The sports pyramid has been developed as a guide for athletes on choosing foods to ensure a good dietary intake of all the necessary nutrients. However, further sports specific and individualised nutrition advice from an appropriately qualified sports dietitian or nutritionist is helpful to address particular training and competition goals. In some cases sports supplements may be required.
For athletes too, the starting point for nutritional advice is a healthy balanced and varied diet based on eating the right amount of foods from each food group, including vegetables, fruit, potatoes, rice, pasta, oil, legumes, nuts, fish, meat, milk and milk products. Eating a wide range of foods from each food group will generally provide the body with the required quantity of energy and essential nutrients. However due to their higher energy expenditure athletes usually need more energy and nutrients which can usually be achieved by increasing their consumption of foods from each of the basic food groups. So by eating and drinking more, athletes automatically take in more energy from protein, carbohydrate, fats and also more vitamins and minerals.
Timing of protein-rich products
For athletes undergoing intensive training to improve sports performance, it is important to pay special attention to the distribution of protein intake over the day. Including a protein rich food in each meal and snack (breakfast, lunch, dinner, before going to sleep, and after exercise) can optimise muscle protein synthesis. In general, this is more likely to be achieved with lunch and dinner, but athletes are advised to pay special attention to the other meals and snacks. For example, research has shown that nutrition intakes of elite athletes at breakfast and at night before going to sleep often contains less protein than recommended. (Gillen et al., 2016)
Apart from eating ‘regular’ foods, it may be convenient for an athlete to make use of sports-specific nutritional products. These sports foods have been specifically developed for use immediately before, during or after training and exercise, and include sports drinks, sports bars, sports gels and protein shakes. Immediately before and after exercise the emphasis is placed on providing fluid and energy (carbohydrates) in a readily available form so as to avoid gastro-intestinal complaints. Protein is also important during the recovery phase after exercise, because of the role it plays in the maintenance and development of muscle mass. The need for these products depends on the type, duration and intensity of the exercise and with longer and more intense the exercise, there tends to be a greater use of supplementary sports-specific nutrition.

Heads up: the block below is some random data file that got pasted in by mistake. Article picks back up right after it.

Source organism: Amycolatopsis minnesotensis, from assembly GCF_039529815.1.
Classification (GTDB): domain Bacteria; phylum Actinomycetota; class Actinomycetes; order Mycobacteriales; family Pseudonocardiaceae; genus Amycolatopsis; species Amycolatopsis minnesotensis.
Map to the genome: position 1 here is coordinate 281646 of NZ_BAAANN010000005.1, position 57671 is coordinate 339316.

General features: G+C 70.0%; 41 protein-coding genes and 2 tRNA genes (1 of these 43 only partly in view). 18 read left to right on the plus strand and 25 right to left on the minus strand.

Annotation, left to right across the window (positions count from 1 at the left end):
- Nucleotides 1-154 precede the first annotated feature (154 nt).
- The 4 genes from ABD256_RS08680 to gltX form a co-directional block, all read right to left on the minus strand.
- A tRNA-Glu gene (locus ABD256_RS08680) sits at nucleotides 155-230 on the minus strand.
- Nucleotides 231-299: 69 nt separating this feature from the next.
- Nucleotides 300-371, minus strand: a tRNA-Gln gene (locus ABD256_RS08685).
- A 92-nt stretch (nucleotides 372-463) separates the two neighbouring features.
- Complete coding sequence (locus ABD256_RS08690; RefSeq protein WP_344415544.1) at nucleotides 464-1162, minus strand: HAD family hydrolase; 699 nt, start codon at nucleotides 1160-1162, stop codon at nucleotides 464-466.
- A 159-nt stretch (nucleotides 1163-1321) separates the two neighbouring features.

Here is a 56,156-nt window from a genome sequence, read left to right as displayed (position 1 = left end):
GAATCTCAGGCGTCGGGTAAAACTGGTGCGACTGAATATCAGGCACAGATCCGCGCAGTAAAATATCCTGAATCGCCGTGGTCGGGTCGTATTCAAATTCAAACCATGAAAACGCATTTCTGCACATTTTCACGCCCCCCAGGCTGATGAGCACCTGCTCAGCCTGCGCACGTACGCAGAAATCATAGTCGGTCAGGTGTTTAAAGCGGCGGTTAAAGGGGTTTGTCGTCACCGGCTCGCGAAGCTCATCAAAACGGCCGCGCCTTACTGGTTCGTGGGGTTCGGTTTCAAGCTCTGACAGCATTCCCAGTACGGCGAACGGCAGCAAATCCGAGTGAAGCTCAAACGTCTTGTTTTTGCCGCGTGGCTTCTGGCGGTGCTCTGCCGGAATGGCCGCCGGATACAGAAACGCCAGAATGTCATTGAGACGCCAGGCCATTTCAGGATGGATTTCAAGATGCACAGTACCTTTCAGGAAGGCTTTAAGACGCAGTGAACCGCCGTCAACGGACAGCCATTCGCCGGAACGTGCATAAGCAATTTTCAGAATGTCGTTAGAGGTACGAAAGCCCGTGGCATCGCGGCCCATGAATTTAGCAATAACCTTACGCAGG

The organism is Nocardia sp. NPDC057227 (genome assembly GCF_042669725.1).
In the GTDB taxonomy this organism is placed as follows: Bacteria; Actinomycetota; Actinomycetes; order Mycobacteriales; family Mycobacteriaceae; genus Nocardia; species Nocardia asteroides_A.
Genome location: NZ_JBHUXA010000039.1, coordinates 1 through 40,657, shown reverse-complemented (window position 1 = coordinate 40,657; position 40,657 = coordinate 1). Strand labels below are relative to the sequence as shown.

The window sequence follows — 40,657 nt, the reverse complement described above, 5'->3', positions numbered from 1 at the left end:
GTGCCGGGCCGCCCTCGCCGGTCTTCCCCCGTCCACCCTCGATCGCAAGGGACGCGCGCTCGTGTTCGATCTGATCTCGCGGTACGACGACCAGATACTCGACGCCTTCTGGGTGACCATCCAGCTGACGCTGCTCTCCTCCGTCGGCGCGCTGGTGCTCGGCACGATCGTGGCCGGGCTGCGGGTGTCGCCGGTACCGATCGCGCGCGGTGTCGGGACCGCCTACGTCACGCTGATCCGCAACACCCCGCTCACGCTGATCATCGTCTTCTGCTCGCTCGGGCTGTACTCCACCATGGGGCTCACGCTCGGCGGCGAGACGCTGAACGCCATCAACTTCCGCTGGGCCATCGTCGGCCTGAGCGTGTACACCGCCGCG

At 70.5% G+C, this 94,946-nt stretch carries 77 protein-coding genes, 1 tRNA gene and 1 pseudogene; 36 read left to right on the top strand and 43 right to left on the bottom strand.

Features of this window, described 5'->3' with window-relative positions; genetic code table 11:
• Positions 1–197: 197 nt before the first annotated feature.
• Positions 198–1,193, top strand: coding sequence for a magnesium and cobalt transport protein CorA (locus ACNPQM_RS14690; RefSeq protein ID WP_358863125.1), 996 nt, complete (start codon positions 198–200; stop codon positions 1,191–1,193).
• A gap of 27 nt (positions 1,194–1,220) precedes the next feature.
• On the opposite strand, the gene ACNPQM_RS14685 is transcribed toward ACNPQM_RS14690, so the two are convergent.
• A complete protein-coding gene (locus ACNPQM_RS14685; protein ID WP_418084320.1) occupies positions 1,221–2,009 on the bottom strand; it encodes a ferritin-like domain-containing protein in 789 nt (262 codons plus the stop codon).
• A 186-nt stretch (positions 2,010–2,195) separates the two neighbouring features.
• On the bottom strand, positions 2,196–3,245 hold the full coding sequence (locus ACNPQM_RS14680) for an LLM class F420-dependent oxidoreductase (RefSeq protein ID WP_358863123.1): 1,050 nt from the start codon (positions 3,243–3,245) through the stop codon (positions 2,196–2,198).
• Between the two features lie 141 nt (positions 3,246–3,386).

Good basic nutrition usually provides an athlete with sufficient nutrients and additional supplements (such as vitamin tablets) are not needed. Still, in some cases a shortage of certain nutrients may occur with an athlete, such as iron or vitamin D. Athletes who have to keep an eye on their weight, and vegetarians or athletes who follow a restrictive diet should pay extra attention to these nutrients. In such cases a supplement can be useful to complement dietary intake. Also performance enhancing supplements, such as creatine, caffeine and ß-alanine, are available. The use of supplements must be carefully considered with respect to safety because they can be contaminated with banned substances. Therefore athletes are advised to make use of supplements that have been Batch Tested in accordance with UK Sport anti-doping guidelines (UKAD).